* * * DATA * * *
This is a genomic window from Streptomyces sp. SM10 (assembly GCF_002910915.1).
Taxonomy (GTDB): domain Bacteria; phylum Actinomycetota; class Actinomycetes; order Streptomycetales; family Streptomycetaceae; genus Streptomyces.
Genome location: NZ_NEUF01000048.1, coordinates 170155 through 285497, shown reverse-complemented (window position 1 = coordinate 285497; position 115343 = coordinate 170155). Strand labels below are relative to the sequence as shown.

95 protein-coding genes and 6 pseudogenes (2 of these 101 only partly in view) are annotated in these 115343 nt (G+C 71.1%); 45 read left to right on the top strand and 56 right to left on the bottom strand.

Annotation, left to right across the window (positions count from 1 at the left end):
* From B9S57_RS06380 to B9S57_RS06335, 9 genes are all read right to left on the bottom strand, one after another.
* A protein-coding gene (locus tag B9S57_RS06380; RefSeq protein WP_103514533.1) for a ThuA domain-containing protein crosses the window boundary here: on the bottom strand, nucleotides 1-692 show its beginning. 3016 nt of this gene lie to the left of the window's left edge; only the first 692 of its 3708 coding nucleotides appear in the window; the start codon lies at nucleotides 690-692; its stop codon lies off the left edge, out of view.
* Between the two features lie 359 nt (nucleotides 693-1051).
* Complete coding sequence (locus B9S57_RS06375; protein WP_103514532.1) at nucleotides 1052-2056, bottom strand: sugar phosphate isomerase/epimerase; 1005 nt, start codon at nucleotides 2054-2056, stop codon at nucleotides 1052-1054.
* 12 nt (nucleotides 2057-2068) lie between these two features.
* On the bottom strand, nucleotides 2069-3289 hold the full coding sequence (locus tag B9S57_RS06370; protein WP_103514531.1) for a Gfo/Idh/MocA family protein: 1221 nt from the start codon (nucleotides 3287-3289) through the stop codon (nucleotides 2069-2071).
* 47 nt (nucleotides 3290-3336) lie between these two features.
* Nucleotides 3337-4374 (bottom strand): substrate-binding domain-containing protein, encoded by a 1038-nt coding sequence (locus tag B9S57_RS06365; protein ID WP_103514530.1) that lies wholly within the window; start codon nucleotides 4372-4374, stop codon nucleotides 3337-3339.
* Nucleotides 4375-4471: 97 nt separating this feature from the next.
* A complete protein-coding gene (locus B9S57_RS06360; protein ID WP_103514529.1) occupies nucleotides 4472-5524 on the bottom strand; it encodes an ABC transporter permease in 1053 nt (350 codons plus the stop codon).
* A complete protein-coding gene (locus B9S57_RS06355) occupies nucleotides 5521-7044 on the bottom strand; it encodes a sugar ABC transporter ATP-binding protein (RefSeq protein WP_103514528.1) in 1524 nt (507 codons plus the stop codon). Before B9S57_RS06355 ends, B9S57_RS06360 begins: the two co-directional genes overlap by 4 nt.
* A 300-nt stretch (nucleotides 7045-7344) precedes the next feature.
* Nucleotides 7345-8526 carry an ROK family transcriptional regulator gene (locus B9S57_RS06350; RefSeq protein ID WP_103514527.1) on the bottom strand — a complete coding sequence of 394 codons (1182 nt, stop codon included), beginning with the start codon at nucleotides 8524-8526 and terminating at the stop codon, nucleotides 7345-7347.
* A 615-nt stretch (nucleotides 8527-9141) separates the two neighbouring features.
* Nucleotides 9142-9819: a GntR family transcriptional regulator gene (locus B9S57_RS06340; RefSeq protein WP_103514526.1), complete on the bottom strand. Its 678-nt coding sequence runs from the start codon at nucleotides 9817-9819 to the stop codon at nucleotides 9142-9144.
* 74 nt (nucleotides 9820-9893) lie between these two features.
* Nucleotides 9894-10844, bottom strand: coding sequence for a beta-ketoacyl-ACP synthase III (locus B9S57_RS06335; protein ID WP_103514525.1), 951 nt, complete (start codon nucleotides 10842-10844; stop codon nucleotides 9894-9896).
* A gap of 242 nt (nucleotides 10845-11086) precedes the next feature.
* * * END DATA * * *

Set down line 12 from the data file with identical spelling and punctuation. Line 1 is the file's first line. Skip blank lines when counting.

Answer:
* 47 nt (nucleotides 3290-3336) lie between these two features.